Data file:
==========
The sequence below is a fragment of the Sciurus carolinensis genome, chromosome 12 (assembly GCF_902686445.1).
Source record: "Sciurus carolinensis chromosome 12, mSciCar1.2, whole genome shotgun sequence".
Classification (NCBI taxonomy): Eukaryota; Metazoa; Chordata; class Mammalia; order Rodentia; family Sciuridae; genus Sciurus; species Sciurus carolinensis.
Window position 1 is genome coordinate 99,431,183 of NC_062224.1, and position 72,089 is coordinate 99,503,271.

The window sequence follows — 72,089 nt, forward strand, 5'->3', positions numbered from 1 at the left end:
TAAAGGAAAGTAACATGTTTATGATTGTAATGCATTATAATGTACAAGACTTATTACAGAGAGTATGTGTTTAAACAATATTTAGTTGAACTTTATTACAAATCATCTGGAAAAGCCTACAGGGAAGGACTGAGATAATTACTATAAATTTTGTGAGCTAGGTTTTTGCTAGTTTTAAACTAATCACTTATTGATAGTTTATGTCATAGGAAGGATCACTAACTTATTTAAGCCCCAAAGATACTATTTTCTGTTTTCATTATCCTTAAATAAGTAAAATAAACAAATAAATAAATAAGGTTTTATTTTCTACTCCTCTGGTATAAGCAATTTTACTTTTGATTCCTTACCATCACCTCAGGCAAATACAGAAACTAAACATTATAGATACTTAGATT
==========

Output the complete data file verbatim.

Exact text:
The sequence below is a fragment of the Sciurus carolinensis genome, chromosome 12 (assembly GCF_902686445.1).
Source record: "Sciurus carolinensis chromosome 12, mSciCar1.2, whole genome shotgun sequence".
Classification (NCBI taxonomy): Eukaryota; Metazoa; Chordata; class Mammalia; order Rodentia; family Sciuridae; genus Sciurus; species Sciurus carolinensis.
Window position 1 is genome coordinate 99,431,183 of NC_062224.1, and position 72,089 is coordinate 99,503,271.

The window sequence follows — 72,089 nt, forward strand, 5'->3', positions numbered from 1 at the left end:
TAAAGGAAAGTAACATGTTTATGATTGTAATGCATTATAATGTACAAGACTTATTACAGAGAGTATGTGTTTAAACAATATTTAGTTGAACTTTATTACAAATCATCTGGAAAAGCCTACAGGGAAGGACTGAGATAATTACTATAAATTTTGTGAGCTAGGTTTTTGCTAGTTTTAAACTAATCACTTATTGATAGTTTATGTCATAGGAAGGATCACTAACTTATTTAAGCCCCAAAGATACTATTTTCTGTTTTCATTATCCTTAAATAAGTAAAATAAACAAATAAATAAATAAGGTTTTATTTTCTACTCCTCTGGTATAAGCAATTTTACTTTTGATTCCTTACCATCACCTCAGGCAAATACAGAAACTAAACATTATAGATACTTAGATT